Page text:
Pages tagged "Eric Holder"
Jerry Duval (left) with his son Jeremy
Last month, on June 11th, Michigan medical marijuana patient Jerry Duval surrendered to federal authorities to serve a whopping 10-year prison sentence, even though he was never in violation of the state's medical marijuana law. Jerry is a kidney-pancreas transplant recipient who also suffers from heart disease and glaucoma. Nevertheless, the Obama Administration saw fit to arrest, prosecute, and imprison Jerry at a cost of more than $1 million.
This is not just a tragedy for the Duval family, though they were hit hard (as a result of the same case, Jerry's son Jeremy is serving 5 years and the Duvals lost their family farm to forfeiture), it's also an outrage that we have to foot the bill.
However, two other milestones recently occurred that give Jerry and the rest of us hope for his release sooner than planned. Before Jerry even began serving his sentence, attorney Andrew Greenlee of Brownstone filed an appeal with the U.S. Court of Appeals for the Sixth Circuit on behalf of Jerry and his son Jeremy. We'll be watching that one closely.
Last week, Kal Penn, who plays Kumar in the “stoner” film franchise Harold & Kumar, spoke to Huffington Post Live about President Obama’s marijuana policies. During the April 26th interview, Penn defended recent Justice Department attacks on dispensaries in medical marijuana states like California, citing articles he read from a Google search.
Unfortunately, we cannot always rely on a pliant mainstream media -- that too often quotes Justice Department officials without any counterpoint -- to provide consistently factual information.
Take, for example, the rationale that forms the basis for the Obama Administration’s most sweeping closures of dispensaries in California, Colorado and Washington State: they’re within 1,000 feet of a school. Using threats of asset forfeiture and criminal prosecution, the Justice Department has succeeded in shuttering hundreds of dispensaries in the past couple of years.
However, if Penn had done his homework, he would have found out that in California, where well over 500 dispensaries have closed for fear of retaliation by federal drug enforcement officials, dispensaries are only required to be at least 600 feet from schools:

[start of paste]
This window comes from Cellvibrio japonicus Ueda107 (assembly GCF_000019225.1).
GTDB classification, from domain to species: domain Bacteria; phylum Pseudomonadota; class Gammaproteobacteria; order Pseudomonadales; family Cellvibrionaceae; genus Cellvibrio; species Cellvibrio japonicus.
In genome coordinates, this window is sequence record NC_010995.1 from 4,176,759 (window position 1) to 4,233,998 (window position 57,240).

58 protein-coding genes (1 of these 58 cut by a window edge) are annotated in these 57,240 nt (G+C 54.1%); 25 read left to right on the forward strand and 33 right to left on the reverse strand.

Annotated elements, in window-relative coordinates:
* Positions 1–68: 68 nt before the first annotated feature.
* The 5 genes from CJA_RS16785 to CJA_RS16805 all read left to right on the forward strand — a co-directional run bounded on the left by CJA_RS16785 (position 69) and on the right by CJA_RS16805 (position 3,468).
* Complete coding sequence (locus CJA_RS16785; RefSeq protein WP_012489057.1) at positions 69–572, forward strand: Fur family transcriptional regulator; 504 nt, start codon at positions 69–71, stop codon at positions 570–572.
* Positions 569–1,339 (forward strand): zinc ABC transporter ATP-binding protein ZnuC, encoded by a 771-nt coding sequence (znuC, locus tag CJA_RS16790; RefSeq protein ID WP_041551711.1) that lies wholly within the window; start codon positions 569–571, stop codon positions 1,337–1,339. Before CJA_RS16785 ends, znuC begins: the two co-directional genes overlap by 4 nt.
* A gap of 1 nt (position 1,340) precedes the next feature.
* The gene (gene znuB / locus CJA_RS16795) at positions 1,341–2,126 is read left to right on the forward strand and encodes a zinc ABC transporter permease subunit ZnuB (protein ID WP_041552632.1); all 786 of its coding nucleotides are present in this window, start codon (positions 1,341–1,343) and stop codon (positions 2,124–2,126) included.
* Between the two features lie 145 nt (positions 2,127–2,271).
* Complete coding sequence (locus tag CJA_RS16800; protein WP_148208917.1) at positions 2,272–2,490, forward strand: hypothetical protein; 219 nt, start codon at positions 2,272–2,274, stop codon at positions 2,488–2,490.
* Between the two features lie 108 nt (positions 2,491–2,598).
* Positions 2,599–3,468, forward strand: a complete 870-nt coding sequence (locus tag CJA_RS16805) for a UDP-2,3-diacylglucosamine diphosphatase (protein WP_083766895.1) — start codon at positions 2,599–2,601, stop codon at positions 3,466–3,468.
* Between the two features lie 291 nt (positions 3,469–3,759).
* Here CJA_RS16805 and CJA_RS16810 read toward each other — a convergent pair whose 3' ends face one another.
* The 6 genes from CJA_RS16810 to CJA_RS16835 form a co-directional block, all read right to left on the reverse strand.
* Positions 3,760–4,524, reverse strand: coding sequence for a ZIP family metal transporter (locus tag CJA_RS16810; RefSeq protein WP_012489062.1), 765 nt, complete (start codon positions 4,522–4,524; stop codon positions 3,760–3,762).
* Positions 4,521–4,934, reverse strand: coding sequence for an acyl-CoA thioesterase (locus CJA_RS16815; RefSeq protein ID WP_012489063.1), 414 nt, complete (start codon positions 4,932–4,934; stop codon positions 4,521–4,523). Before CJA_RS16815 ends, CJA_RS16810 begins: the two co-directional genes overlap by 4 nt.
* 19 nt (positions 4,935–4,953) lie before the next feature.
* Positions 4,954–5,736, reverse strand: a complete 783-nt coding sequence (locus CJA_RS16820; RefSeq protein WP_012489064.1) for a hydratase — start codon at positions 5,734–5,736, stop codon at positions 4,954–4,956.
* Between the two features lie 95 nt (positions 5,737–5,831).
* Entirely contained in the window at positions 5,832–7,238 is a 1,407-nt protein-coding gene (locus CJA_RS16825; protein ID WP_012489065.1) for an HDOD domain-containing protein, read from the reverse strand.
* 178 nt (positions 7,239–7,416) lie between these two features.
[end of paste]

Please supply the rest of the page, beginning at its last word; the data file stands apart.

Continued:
No medical marijuana cooperative, collective, dispensary, operator establishment, or provider who possesses, cultivates, or distributes medical marijuana pursuant to this article shall be located within a 600-foot radius of a school.
Also glossed over by Penn was the Obama Administration’s callous attitude about the impact of these dispensary closures. Each of the shuttered dispensaries provided medical marijuana to hundreds, often thousands of qualified patients who are now left with little option to find a medicine that’s legal under state law.
And, believe it or not, the dispensary operators and their landlords who are warned with letters of imminent legal action are the lucky ones. The dispensaries that are targeted with aggressive SWAT-style raids stand to lose much more. At minimum, those dispensary operators can expect seized bank accounts, computers, patient records, and other property.
However, if there are arrests, federal defendants can expect 5-10 years in prison. Over the past few months, several state-compliant dispensary operators and cultivators have been sentenced to lengthy prison terms, including California dispensary operator Aaron Sandusky (10 years), Michigan Cultivators Jeremy and Jerry Duval (5 years and 10 years, respectively), and John Marcinkewciz (5 years), as well as Montana cultivator Chris Williams (5 years). Another Montana cultivator, Richard Flor, died in federal custody last August while serving a 5-year sentence.
Indeed, Penn’s failure to understand the impact of the Obama Administration’s policies on medical marijuana is symptomatic of the lies being told to the American public and the impunity with which it’s being done. President Obama and Attorney General Eric Holder have both claimed that they are not targeting those in compliance with state law, but refuse to confront the evidence that belies such pronouncements.
It’s about time that the federal government admits that the devastating and costly effects of its enforcement policies in medical marijuana states are unnecessary and unproductive. All patients are asking for is a compassionate and even-handed policy that treats medical marijuana like a public health issue.
When President Obama was elected in 2008, the medical marijuana community was optimistic that the worst days of federal harassment were finally in the past. After all, he had once said, "I would not have the Justice Department prosecuting and raiding medical marijuana users. It’s not a good use of our resources." This caused patients and those who provide them with safe access to their medicine to be hopeful that the 200-plus medical marijuana dispensary raids under President Bush would be resigned to being a terrible memory, a dark chapter in America’s past never to be repeated. Hopeful, indeed.